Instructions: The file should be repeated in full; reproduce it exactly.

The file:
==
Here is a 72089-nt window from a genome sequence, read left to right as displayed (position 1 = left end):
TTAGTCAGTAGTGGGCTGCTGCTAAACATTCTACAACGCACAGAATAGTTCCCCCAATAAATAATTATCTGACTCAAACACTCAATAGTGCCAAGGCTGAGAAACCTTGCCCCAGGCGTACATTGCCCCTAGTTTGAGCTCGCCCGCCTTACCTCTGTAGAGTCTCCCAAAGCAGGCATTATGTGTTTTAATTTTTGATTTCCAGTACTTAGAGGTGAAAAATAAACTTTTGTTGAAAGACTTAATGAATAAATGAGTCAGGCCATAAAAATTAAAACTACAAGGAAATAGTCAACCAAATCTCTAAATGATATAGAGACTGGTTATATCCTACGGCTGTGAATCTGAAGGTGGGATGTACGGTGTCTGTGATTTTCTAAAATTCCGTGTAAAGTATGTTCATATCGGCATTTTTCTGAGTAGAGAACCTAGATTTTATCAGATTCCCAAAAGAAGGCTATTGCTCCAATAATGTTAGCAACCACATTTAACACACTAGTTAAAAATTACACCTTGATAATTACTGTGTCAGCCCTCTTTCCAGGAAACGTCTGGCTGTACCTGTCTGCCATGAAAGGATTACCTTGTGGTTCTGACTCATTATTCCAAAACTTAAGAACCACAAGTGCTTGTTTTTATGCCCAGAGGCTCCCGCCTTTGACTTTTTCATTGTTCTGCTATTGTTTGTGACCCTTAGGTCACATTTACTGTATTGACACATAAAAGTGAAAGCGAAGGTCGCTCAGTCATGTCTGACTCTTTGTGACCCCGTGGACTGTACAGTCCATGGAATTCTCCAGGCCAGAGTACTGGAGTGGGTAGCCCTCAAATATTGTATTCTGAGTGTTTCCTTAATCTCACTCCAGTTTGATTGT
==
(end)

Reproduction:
Here is a 72089-nt window from a genome sequence, read left to right as displayed (position 1 = left end):
TTAGTCAGTAGTGGGCTGCTGCTAAACATTCTACAACGCACAGAATAGTTCCCCCAATAAATAATTATCTGACTCAAACACTCAATAGTGCCAAGGCTGAGAAACCTTGCCCCAGGCGTACATTGCCCCTAGTTTGAGCTCGCCCGCCTTACCTCTGTAGAGTCTCCCAAAGCAGGCATTATGTGTTTTAATTTTTGATTTCCAGTACTTAGAGGTGAAAAATAAACTTTTGTTGAAAGACTTAATGAATAAATGAGTCAGGCCATAAAAATTAAAACTACAAGGAAATAGTCAACCAAATCTCTAAATGATATAGAGACTGGTTATATCCTACGGCTGTGAATCTGAAGGTGGGATGTACGGTGTCTGTGATTTTCTAAAATTCCGTGTAAAGTATGTTCATATCGGCATTTTTCTGAGTAGAGAACCTAGATTTTATCAGATTCCCAAAAGAAGGCTATTGCTCCAATAATGTTAGCAACCACATTTAACACACTAGTTAAAAATTACACCTTGATAATTACTGTGTCAGCCCTCTTTCCAGGAAACGTCTGGCTGTACCTGTCTGCCATGAAAGGATTACCTTGTGGTTCTGACTCATTATTCCAAAACTTAAGAACCACAAGTGCTTGTTTTTATGCCCAGAGGCTCCCGCCTTTGACTTTTTCATTGTTCTGCTATTGTTTGTGACCCTTAGGTCACATTTACTGTATTGACACATAAAAGTGAAAGCGAAGGTCGCTCAGTCATGTCTGACTCTTTGTGACCCCGTGGACTGTACAGTCCATGGAATTCTCCAGGCCAGAGTACTGGAGTGGGTAGCCCTCAAATATTGTATTCTGAGTGTTTCCTTAATCTCACTCCAGTTTGATTGT